Frequently Asked Questions for Survivors
Am I a survivor?
Cancer survivorship begins on the day of diagnosis. Although some people don’t like the word survivor or feel that it applies to them, the term survivor helps many people think about embracing their lives beyond their diagnosis. For some, treatment can be a long and challenging journey. It is not uncommon for survivors to have residual side effects even after treatment ends.
How often do I need to see my doctor for follow-up?
The purpose of follow-up care for cancer is to maintain good health after treatment, which includes coping with side effects of treatment, as well as watching for signs of recurrence. In general, survivors should see their oncologist every three months for the next three years, then every six months for two years and then annually thereafter. Specific imaging examinations and laboratory tests will be determined by your oncologist depending upon the type of cancer and treatment that you received. In addition, reconnecting with your Primary Care Provider (PCP) is also very important to ensure that regular health screenings are performed.
What can I do to help reduce my risk of cancer from recurring?
Results of research studies are revealing the importance of embracing healthy lifestyle choices as ways to help reduce the risk of cancer recurrence. Exercise, making healthy food choices, not smoking and wearing sunscreen as well as in adhering to recommendations for follow-up care are ways to help decrease the risk of cancer recurrence.
How do I manage the long-term effects of treatment?
Most individuals experience some side effects during treatment, but it’s often surprising to survivors that the side effects of treatment can linger on. Fatigue is the most common side effect of cancer and its treatment, and it varies in degree from person to person. It can be sporadic or constant, and our patients tell us that it is one of the most distressing symptoms that they experience. According to the American Cancer Society, about 30-50% of cancer survivors reported experiencing fatigue months to years after the end of treatment. Exercise has been found to be the best way to help manage fatigue. Speak with your oncologist about a referral to our Specialty Rehabilitation Program that can help plan an individual program for you to help regain function and improve endurance.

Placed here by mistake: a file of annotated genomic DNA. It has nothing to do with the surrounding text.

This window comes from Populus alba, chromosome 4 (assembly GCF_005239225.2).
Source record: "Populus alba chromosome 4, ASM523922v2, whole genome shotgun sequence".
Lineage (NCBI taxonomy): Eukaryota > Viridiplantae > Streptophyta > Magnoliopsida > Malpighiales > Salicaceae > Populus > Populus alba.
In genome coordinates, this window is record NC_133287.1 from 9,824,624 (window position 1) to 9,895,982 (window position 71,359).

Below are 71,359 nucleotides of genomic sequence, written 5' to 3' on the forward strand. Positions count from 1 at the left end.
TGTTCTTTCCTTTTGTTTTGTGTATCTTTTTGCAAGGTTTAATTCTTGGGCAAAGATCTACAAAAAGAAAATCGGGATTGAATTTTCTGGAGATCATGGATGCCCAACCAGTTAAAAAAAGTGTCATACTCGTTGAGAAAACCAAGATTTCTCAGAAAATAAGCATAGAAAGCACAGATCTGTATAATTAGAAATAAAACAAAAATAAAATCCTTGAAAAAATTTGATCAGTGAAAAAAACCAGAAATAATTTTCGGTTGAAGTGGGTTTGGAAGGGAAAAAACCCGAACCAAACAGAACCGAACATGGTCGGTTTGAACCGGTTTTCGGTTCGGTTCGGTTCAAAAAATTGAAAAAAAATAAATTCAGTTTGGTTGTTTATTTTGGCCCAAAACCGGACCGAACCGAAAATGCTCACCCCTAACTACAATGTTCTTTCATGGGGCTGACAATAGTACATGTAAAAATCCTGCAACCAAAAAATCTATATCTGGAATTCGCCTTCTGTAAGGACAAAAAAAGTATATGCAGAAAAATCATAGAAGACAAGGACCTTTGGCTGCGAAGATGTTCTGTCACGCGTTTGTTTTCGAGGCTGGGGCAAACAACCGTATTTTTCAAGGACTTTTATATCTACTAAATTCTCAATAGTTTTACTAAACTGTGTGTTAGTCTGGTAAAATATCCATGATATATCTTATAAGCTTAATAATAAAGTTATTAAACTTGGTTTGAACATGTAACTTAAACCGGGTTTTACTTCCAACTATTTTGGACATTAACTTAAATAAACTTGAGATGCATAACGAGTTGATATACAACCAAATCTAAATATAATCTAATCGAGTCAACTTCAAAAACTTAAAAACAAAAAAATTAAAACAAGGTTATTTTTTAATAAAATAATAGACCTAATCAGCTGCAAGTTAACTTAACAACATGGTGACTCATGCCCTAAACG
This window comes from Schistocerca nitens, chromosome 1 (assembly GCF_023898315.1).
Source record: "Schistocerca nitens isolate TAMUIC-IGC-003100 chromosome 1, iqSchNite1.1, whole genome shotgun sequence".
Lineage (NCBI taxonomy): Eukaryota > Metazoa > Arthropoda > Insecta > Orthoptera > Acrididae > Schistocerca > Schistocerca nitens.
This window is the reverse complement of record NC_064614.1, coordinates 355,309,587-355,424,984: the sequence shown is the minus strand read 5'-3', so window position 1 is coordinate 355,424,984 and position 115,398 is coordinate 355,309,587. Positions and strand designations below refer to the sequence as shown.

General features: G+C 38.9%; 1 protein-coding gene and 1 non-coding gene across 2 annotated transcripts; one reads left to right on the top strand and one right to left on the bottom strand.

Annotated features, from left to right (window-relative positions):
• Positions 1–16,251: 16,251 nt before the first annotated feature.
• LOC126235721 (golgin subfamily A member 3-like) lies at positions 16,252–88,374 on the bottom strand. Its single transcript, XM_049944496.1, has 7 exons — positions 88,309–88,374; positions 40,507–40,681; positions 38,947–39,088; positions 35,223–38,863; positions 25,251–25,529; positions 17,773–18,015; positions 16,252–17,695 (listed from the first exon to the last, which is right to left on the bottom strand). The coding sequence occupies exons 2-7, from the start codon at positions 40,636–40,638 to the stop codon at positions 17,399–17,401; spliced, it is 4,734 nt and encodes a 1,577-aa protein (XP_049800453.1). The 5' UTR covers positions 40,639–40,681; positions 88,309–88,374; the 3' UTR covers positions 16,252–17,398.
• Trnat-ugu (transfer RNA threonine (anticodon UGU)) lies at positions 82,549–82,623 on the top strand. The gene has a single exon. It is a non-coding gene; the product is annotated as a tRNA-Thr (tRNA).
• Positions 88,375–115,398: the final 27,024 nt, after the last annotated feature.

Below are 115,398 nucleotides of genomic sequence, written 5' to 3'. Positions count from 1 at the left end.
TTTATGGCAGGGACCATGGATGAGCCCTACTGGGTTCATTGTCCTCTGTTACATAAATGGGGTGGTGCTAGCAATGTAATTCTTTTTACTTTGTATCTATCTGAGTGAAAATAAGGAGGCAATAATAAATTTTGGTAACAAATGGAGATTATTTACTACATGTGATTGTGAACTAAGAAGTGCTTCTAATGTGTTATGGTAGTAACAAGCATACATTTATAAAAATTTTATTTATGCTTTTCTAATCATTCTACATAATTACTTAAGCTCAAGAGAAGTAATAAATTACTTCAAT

What symptoms do I need to report to my doctor?
In general, any new or persistent symptom should be reported to your doctor. Not all new symptoms mean that the cancer has returned. Having a diagnosis of cancer doesn’t make survivors less prone to developing other conditions that may occur as a result of the aging process, so it’s very important to continue with regular medical and dental screenings.
How do I manage my anxiety and fears?
Moving forward after cancer treatment can be hard, but remember that you did everything you could to treat the cancer. Fear of recurrence is worrying about cancer coming back, spreading, or a new cancer developing. These feelings are normal and also very common. Some people have so much worry about their cancer returning that they are anxious all the time, have trouble working and spending time with family. Processing the cancer experience takes time and some ways that you can help manage these concerns and fears are to rely on trustworthy sources of information such as your treatment team, talking with supportive friends or family, or participating in a support group or seeking individual counseling can be very helpful.